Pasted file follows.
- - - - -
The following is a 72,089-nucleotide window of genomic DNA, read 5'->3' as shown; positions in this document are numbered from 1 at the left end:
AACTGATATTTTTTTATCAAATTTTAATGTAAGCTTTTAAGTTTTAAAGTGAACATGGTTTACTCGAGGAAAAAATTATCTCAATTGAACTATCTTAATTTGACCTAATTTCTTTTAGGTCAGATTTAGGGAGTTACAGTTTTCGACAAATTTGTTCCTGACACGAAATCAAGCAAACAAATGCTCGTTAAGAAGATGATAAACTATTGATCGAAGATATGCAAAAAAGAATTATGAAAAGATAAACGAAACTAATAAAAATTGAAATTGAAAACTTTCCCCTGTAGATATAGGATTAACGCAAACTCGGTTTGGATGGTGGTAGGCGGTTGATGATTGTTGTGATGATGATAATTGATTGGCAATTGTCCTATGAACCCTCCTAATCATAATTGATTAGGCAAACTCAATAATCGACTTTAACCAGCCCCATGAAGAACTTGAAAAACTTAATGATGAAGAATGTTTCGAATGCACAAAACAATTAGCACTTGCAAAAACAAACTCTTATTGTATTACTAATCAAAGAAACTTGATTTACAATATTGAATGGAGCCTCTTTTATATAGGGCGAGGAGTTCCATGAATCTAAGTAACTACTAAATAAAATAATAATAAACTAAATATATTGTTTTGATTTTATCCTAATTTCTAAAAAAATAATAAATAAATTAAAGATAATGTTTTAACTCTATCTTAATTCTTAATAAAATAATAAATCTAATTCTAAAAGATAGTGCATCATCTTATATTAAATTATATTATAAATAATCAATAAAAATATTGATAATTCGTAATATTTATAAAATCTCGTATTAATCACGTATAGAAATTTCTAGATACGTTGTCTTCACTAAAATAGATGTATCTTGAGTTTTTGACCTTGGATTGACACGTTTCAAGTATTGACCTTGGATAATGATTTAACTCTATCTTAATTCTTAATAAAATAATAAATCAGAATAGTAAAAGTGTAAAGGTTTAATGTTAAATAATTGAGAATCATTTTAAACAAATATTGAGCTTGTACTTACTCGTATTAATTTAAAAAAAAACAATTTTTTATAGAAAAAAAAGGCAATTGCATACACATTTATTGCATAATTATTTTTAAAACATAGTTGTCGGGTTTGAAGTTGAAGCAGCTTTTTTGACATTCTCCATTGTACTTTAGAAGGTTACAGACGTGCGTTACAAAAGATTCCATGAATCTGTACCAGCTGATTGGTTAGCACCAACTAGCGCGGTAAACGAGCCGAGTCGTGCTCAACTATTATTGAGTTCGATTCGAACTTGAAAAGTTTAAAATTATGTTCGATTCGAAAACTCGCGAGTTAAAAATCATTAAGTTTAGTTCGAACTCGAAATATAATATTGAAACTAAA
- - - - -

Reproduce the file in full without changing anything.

The following is a 72,089-nucleotide window of genomic DNA, read 5'->3' as shown; positions in this document are numbered from 1 at the left end:
AACTGATATTTTTTTATCAAATTTTAATGTAAGCTTTTAAGTTTTAAAGTGAACATGGTTTACTCGAGGAAAAAATTATCTCAATTGAACTATCTTAATTTGACCTAATTTCTTTTAGGTCAGATTTAGGGAGTTACAGTTTTCGACAAATTTGTTCCTGACACGAAATCAAGCAAACAAATGCTCGTTAAGAAGATGATAAACTATTGATCGAAGATATGCAAAAAAGAATTATGAAAAGATAAACGAAACTAATAAAAATTGAAATTGAAAACTTTCCCCTGTAGATATAGGATTAACGCAAACTCGGTTTGGATGGTGGTAGGCGGTTGATGATTGTTGTGATGATGATAATTGATTGGCAATTGTCCTATGAACCCTCCTAATCATAATTGATTAGGCAAACTCAATAATCGACTTTAACCAGCCCCATGAAGAACTTGAAAAACTTAATGATGAAGAATGTTTCGAATGCACAAAACAATTAGCACTTGCAAAAACAAACTCTTATTGTATTACTAATCAAAGAAACTTGATTTACAATATTGAATGGAGCCTCTTTTATATAGGGCGAGGAGTTCCATGAATCTAAGTAACTACTAAATAAAATAATAATAAACTAAATATATTGTTTTGATTTTATCCTAATTTCTAAAAAAATAATAAATAAATTAAAGATAATGTTTTAACTCTATCTTAATTCTTAATAAAATAATAAATCTAATTCTAAAAGATAGTGCATCATCTTATATTAAATTATATTATAAATAATCAATAAAAATATTGATAATTCGTAATATTTATAAAATCTCGTATTAATCACGTATAGAAATTTCTAGATACGTTGTCTTCACTAAAATAGATGTATCTTGAGTTTTTGACCTTGGATTGACACGTTTCAAGTATTGACCTTGGATAATGATTTAACTCTATCTTAATTCTTAATAAAATAATAAATCAGAATAGTAAAAGTGTAAAGGTTTAATGTTAAATAATTGAGAATCATTTTAAACAAATATTGAGCTTGTACTTACTCGTATTAATTTAAAAAAAAACAATTTTTTATAGAAAAAAAAGGCAATTGCATACACATTTATTGCATAATTATTTTTAAAACATAGTTGTCGGGTTTGAAGTTGAAGCAGCTTTTTTGACATTCTCCATTGTACTTTAGAAGGTTACAGACGTGCGTTACAAAAGATTCCATGAATCTGTACCAGCTGATTGGTTAGCACCAACTAGCGCGGTAAACGAGCCGAGTCGTGCTCAACTATTATTGAGTTCGATTCGAACTTGAAAAGTTTAAAATTATGTTCGATTCGAAAACTCGCGAGTTAAAAATCATTAAGTTTAGTTCGAACTCGAAATATAATATTGAAACTAAA